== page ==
"(ECCU) liked seeing our budget changes. And they liked seeing that we came to them many months ahead of when the problem was going to hit," says Nick Nicholaou, who has provided technology and management consulting to churches since 1985, and serves on Seabreeze's governing board. ECCU's changes gave Seabreeze more time, and combined with the budget cuts, a balanced budget. "The key is, don't wait until it's too late. If it looks like there might be problems, manage them proactively," he says.
Seabreeze took the same approach with the Huntington Beach Planning Department. To gain approval for its initial construction, the church agreed to build four phases in 15 years. Leaders knew the next three phases weren't likely to happen on that schedule, given the economy, and so they contacted the department to explain their situation. They received a 10-year extension. "They just appreciated we came in ahead," Nicholaou says.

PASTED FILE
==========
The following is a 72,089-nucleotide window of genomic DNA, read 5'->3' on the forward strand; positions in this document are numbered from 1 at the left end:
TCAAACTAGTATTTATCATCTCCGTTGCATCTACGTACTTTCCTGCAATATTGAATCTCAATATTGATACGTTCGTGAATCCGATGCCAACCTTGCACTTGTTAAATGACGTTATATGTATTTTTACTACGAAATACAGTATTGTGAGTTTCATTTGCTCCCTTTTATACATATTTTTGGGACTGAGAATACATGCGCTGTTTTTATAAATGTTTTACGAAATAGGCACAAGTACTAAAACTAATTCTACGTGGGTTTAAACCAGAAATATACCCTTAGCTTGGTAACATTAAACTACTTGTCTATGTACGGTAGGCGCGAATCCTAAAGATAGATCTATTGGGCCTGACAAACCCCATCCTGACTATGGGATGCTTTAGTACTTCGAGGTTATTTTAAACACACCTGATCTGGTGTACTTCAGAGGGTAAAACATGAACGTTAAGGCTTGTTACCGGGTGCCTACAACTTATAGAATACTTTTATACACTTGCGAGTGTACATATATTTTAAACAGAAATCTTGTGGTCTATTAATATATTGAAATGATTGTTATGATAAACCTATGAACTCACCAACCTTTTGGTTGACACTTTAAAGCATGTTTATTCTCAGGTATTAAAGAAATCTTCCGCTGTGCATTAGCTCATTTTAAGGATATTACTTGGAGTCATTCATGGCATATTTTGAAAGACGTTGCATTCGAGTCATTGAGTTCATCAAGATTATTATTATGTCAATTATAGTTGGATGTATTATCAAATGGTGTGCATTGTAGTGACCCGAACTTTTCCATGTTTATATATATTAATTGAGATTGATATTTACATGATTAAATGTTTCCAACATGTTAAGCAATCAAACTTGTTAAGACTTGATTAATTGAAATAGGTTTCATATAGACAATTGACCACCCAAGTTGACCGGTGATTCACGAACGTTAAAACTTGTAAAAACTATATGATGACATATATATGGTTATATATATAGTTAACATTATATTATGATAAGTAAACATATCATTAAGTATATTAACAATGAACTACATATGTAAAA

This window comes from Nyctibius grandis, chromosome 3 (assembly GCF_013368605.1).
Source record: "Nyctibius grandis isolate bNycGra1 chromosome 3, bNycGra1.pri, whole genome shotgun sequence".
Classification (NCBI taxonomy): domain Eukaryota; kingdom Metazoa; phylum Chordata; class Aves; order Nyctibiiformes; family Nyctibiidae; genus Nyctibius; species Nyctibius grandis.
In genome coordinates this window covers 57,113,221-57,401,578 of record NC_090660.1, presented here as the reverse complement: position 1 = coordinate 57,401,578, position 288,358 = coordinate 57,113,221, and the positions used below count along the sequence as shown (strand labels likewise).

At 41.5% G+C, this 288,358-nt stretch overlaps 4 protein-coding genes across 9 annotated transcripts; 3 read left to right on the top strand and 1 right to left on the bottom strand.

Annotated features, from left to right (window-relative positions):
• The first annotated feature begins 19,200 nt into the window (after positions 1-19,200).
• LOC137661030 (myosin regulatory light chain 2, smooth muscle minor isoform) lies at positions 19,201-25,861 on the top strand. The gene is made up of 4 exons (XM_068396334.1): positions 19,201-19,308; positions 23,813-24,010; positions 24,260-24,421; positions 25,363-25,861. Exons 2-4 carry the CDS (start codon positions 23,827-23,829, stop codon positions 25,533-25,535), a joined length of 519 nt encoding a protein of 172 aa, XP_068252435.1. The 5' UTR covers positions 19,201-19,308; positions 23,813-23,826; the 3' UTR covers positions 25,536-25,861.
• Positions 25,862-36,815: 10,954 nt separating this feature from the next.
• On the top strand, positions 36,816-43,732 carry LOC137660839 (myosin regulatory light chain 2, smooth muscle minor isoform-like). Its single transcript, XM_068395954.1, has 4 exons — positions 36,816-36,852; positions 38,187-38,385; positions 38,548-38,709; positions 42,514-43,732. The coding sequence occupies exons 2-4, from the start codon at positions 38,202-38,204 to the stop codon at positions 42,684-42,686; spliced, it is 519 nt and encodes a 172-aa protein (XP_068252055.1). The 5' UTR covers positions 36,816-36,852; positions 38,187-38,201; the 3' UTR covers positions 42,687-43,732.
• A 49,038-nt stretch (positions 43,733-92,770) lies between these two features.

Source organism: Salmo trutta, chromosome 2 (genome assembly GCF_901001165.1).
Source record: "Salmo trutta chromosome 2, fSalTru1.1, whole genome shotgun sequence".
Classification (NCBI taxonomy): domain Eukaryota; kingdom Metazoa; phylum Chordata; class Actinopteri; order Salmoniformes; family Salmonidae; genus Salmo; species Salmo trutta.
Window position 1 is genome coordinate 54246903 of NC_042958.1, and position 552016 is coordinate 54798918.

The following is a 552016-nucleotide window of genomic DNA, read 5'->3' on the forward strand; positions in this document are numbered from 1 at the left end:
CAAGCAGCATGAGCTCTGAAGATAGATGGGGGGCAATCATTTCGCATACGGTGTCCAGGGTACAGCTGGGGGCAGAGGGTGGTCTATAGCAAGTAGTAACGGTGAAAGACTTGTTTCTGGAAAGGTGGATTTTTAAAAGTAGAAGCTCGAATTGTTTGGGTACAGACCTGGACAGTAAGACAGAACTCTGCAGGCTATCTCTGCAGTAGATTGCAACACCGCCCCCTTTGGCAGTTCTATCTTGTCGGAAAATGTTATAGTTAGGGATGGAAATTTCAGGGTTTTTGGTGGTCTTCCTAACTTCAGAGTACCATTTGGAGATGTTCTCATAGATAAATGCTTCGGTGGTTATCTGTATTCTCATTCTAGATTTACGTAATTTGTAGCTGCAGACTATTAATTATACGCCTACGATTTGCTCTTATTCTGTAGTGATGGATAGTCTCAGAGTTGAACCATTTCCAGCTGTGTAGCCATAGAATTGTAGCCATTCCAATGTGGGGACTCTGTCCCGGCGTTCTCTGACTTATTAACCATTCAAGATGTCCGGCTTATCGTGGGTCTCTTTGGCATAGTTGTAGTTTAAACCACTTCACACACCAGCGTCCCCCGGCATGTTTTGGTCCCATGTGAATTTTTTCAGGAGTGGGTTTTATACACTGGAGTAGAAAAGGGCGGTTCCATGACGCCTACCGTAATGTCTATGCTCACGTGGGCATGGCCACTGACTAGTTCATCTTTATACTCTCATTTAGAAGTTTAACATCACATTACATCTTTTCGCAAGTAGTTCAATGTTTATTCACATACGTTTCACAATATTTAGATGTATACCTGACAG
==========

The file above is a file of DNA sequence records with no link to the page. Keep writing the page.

Review budgets early and often
In the past, leaders often waited until the next year to do a new budget, rather than revise an existing one, says Jim Guinn, a CPA in Texas who works with churches. Not anymore. Budget revisions are now frequent, even monthly, occurrences.
At Willow Creek Community Church in suburban Chicago, the church uses a green-yellow-red approach to budgeting, with green-colored budget items approved for purchase, yellow-colored ones in need of an approval, and red-colored items on hold, says Brian McAuliffe, the church's director of operations.
"No longer a once-a-year drudgery, now it is a question of how many versions of the budget do we need—high, low, and middle-of-the-road?" says Dan Busby, president of the Evangelical Council for Financial Accountability. Midflight changes based on significant changes in revenue and expenses are increasingly common, Busby adds.
Busby says church leaders now must embrace budgeting tools that allow constant monitoring and, if necessary, enable revisions. One of those tools, according to Guinn, is a zero-based budgeting approach, rather than incremental budgeting. Incremental budgeting takes the previous year's amount and tacks on a percentage increase to account for growth and inflation. With zero-based budgeting, each department starts at zero and calculates "what it will take to run this, rather than an arbitrary increase," Guinn says.